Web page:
Having procured two (2) red anjou pears for the purpose which were slightly under-ripe, I kept mentally “putting off” assembly to this recipe, each day telling myself, “there’s another dessert”, “it can wait another day”, “I’m too tired”, “it’s too hot to bake”, until one day (1)one of the pears had to be thrown away, having gone completely soft, and (2) some days later, I found the other pear in the back of the veggie drawer, and it seemed to have an acceptable overall hardness not withstanding a few gashes and rotten spots. So tired as I was that night, I decided to swing into action, and assemble the rest of the ingredients, leaving actually cutting up the pear for last (what I usually do with fruit to prevent it from turning brown due to being “left out” while cut & peeled. BIG MISTAKE! The brown spots were even larger and deeper under the peel than on the outside of it, leaving only a few “good” pieces of pear. And the rest of the cake batter+topping was already made, so it was too late to call the whole thing off. Luckily, there were apples in the kitchen, and it was suggested that a sliced apple would be an acceptable substitute for a sliced pear. I took that and ran with it, and the cake came out largely as intended, except for one minor detail: in all the excitement, I had opened the bag of pecans, had to deal with the pear-related crisis, left the bag of pecans, assembled the cake and put it in the oven, forgetting to add the pecans to the topping entirely, and only after the cake was baked, finding the open bag of pecans and remembering what they were for.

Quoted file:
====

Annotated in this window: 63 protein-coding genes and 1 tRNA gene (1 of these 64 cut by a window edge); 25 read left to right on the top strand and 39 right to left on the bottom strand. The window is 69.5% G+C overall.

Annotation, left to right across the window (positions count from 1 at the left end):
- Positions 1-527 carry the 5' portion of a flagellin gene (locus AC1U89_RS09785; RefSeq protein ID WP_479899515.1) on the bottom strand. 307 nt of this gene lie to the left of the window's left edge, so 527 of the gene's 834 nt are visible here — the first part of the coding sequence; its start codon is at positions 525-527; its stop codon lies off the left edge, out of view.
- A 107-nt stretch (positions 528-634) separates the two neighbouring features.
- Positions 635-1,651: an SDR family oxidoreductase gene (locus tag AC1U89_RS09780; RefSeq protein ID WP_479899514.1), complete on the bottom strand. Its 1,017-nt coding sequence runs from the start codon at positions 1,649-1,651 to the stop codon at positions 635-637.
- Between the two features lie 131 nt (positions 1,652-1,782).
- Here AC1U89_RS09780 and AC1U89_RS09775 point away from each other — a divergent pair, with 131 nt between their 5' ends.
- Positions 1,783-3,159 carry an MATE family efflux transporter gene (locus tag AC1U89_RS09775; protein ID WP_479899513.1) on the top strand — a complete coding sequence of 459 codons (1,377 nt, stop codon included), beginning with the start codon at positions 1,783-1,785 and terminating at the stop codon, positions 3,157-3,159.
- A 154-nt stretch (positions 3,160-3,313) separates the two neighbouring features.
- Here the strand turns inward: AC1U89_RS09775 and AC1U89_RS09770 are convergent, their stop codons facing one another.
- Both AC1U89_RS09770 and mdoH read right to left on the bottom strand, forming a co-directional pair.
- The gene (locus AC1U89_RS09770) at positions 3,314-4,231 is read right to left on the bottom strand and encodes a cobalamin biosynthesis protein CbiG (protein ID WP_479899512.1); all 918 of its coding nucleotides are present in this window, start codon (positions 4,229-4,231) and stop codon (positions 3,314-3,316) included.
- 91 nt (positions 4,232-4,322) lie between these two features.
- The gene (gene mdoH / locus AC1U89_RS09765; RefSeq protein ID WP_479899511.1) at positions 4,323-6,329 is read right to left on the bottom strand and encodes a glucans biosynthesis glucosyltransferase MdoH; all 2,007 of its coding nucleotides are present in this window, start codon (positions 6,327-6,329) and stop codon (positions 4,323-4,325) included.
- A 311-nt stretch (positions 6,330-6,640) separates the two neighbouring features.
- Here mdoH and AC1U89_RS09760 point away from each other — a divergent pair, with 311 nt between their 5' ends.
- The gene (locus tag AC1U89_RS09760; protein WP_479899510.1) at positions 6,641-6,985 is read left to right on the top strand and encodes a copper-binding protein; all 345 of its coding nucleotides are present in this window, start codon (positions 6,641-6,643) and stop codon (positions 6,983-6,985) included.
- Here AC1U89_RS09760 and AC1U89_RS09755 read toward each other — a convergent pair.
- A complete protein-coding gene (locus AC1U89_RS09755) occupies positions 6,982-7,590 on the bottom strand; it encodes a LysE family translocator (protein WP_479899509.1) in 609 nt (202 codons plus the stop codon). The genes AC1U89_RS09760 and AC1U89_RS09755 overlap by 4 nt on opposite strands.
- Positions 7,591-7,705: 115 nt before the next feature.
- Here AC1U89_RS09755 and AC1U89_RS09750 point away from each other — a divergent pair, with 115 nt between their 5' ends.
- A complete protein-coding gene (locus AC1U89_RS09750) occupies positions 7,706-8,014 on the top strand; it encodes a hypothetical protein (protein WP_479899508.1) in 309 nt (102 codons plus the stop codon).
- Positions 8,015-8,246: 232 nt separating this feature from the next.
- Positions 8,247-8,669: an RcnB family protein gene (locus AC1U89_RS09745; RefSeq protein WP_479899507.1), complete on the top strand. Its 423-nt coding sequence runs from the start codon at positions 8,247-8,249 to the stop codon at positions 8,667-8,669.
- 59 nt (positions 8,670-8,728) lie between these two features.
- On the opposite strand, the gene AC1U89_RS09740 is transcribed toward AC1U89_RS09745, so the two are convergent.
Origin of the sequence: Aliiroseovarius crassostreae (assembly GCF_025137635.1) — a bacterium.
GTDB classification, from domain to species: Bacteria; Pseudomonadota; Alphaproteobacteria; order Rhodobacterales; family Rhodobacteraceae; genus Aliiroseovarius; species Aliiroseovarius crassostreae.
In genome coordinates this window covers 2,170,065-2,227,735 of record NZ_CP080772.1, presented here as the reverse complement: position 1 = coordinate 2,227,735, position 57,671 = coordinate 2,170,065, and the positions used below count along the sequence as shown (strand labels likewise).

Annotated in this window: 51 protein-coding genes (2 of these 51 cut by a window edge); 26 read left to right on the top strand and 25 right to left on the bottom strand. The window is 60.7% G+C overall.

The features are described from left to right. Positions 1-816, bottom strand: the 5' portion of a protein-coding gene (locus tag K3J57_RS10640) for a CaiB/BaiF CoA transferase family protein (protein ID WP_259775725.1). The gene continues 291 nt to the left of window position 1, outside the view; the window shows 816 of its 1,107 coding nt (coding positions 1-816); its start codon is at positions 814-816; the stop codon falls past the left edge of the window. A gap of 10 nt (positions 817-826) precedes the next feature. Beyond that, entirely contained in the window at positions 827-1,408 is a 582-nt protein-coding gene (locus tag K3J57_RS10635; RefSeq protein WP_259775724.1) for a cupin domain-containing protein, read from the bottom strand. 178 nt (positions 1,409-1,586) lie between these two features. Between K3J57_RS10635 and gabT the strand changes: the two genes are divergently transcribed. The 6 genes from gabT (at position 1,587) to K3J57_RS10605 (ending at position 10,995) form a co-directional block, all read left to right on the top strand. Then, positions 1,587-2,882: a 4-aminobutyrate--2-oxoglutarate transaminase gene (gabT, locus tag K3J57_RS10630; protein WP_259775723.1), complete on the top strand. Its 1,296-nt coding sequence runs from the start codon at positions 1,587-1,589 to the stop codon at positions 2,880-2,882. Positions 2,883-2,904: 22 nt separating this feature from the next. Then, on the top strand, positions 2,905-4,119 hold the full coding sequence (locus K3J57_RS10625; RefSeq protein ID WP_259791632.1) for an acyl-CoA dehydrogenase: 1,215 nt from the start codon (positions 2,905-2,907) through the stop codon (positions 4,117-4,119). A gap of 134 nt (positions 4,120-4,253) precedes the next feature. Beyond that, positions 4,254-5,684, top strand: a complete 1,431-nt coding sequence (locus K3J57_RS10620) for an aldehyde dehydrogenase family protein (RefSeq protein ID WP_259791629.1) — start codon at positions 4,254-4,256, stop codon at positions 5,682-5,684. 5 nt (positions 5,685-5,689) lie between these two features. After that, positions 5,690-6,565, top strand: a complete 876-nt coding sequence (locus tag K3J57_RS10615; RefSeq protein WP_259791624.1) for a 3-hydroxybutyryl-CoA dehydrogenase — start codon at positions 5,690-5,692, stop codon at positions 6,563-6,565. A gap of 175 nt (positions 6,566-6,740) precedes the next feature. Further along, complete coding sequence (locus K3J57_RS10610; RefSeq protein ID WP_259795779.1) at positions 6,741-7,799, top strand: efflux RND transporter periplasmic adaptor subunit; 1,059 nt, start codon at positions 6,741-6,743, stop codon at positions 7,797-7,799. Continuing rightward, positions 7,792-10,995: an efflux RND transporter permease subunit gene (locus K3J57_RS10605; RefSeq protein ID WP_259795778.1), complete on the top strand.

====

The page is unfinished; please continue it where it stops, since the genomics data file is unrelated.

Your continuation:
This was the recipe:

Maple-Pecan Pear Upside Down Cake

Add comment September 22nd, 2007

Princess Diana’s Birthday Cake gone wrong